(The Center Square) – The Iowa’s Board of Regents unanimously approved tuition increases July 28 for the 2021-2022 academic year.
The board froze tuition and fees for the 2020-2021 academic year in response to the COVID-19 pandemic. The board had requested an increased appropriation from the state of $18 million for the 2022 fiscal year, which covers the 2021-2022 academic year. Legislators chose to freeze state funding for general university appropriations for Iowa State University, University of Iowa, and University of Northern Iowa.
“While considering the frozen state support, and operating costs that may be absorbed through efficiencies and reallocations, the proposed tuition rates in this memorandum for the 2021-22 academic year include base undergraduate resident increases of $283 at SUI, $282 at ISU, and $115 at UNI,” a board document said.
Mandatory fees increased $36 for all students at ISU and $53.50 for all students at SUI. Fees at SUI included a $7 to $30 increase to “fund inflationary increases in IT expenditures to support students and help cover the increasing costs of purchasing existing databases in the Law Library,” a $10 increase to the health fee to support “rising personnel, fringe, pharmaceutical, information system, and supply costs,” $9 for the campus activities center, and $7.50 to pay two more staff members to support after-hours response to students’ mental health needs, along with increases for career services and the Campus Recreation and Wellness Center debt service schedule. ISU had requested a $4 increase to the Memorial Union event center building fee, $19 for CyRide’s transportation services, and $23 (offset by a $10 decrease in the health facility fee) for the student health center.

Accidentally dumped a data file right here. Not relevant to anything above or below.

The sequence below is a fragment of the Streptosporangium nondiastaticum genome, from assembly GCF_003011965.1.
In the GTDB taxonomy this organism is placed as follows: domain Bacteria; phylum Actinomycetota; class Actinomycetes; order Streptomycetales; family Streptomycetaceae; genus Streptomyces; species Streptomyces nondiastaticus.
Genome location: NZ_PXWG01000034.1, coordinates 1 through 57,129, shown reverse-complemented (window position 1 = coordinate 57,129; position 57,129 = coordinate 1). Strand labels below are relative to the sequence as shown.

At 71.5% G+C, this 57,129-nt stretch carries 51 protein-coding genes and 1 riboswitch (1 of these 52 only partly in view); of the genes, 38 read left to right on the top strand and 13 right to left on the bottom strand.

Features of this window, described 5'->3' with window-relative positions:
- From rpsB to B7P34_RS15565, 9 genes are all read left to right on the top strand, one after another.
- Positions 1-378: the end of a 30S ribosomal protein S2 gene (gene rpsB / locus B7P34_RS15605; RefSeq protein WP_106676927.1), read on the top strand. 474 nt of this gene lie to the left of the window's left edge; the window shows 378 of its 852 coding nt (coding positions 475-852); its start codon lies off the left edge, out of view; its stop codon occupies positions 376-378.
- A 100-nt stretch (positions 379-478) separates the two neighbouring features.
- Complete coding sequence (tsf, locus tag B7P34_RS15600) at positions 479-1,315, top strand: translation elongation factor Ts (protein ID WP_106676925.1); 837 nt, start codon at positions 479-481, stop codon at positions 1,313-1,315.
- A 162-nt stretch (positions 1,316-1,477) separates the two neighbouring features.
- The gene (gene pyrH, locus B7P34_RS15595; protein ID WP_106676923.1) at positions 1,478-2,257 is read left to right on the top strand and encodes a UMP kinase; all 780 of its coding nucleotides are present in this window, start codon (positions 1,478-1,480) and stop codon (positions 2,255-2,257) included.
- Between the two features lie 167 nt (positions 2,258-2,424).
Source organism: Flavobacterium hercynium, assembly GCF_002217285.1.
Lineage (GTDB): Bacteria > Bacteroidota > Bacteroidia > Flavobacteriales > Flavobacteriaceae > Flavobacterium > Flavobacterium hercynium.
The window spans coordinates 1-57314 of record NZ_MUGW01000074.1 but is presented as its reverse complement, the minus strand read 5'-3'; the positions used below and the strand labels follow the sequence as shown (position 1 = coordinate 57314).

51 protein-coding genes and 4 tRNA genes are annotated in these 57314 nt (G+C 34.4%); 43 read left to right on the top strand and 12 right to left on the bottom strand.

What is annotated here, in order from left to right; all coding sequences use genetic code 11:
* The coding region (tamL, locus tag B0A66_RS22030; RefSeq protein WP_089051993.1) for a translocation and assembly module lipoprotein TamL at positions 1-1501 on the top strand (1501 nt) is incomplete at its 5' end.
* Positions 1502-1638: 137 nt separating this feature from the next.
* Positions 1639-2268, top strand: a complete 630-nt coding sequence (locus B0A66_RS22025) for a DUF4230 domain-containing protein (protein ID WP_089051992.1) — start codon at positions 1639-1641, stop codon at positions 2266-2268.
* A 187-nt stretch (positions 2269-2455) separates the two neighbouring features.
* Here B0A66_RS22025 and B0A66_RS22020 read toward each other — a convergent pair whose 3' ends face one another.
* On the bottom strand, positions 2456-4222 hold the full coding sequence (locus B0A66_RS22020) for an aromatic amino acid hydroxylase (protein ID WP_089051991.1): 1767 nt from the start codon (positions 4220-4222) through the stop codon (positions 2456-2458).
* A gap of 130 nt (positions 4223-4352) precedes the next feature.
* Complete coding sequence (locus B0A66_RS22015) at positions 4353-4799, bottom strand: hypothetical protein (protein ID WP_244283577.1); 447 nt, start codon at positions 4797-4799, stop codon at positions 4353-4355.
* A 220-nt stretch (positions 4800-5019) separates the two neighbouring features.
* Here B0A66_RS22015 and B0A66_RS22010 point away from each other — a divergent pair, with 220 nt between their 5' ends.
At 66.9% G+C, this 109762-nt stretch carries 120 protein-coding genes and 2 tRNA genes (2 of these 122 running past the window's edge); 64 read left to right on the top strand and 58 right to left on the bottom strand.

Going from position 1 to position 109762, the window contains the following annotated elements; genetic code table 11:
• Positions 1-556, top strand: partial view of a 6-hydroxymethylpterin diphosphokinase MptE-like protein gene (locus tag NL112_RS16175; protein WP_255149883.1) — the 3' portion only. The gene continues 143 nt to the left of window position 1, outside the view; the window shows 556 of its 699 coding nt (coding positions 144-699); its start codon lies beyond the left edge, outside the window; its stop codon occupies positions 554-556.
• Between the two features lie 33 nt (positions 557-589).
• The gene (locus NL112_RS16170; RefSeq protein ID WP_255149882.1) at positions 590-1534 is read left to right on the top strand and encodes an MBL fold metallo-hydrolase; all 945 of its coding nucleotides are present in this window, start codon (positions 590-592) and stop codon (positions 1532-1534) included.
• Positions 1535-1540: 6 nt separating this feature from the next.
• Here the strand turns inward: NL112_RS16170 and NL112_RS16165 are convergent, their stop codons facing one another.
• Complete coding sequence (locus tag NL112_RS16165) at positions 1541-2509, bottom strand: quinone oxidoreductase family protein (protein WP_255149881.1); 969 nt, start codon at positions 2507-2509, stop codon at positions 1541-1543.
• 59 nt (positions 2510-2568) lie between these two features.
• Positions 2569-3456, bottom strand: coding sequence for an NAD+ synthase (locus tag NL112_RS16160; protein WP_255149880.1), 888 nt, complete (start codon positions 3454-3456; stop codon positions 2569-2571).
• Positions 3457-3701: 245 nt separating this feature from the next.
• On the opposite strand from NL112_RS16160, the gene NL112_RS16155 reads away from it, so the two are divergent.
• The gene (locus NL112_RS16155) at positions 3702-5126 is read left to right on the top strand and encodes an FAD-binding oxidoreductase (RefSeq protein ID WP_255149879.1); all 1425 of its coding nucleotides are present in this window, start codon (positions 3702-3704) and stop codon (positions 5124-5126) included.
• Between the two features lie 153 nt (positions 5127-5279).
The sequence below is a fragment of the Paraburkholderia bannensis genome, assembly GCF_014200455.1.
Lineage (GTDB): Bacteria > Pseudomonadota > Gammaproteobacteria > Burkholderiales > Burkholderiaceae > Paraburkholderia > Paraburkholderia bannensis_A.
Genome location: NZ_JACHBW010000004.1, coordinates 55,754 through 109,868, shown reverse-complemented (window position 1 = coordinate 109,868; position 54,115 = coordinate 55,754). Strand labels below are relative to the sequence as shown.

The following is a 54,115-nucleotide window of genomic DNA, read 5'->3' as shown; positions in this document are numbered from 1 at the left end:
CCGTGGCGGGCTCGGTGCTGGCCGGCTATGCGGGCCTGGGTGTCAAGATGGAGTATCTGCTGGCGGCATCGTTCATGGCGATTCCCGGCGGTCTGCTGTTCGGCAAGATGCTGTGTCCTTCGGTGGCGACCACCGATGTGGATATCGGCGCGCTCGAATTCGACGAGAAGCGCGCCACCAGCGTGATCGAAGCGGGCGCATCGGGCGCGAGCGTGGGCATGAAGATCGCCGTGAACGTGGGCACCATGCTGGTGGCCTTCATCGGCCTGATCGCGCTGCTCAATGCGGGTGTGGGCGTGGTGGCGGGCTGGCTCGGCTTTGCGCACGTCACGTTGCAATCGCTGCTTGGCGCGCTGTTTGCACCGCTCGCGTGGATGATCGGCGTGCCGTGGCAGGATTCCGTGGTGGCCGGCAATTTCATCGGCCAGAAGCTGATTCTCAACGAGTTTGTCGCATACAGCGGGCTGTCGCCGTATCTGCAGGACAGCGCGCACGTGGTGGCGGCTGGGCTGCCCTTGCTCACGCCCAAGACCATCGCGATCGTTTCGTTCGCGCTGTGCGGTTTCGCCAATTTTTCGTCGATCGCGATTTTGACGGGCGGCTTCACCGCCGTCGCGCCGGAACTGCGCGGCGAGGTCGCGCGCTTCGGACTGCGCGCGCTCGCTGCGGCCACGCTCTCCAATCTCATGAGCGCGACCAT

Including mandatory fees, undergraduate tuition for the full 2021-2022 academic year at the state’s universities is $9,942 for residents and $31,905 for non-residents at SUI, $9,633.90 for residents and $25,445.90 for non-residents at ISU, and $9,053 for residents and $19,753 at University of Northern Iowa.
“The regents really do try to keep the cost to the students as low as we can and still keep the quality up there where it belongs, and I think that, with your help and leadership, it’s quite a benefit to the students as a whole,” SUI GPSG Vice President Walt Wang said told university student leaders who spoke at the June 24 Board of Regents meeting regarding the proposed tuition increases. “I thank each one of you in your different roles.”
The tuition increase followed The University of Iowa and Iowa State University receiving record-setting combined external funding of more than $1 billion in fiscal year 2021.
The University of Wisconsin Board of Regents approved a budget in early July that did not increase tuition, though it did increase fees by $160 next year for students at the Madison campus. The University of Colorado and Colorado State University announced they would increase tuition by about 3% for the upcoming academic year.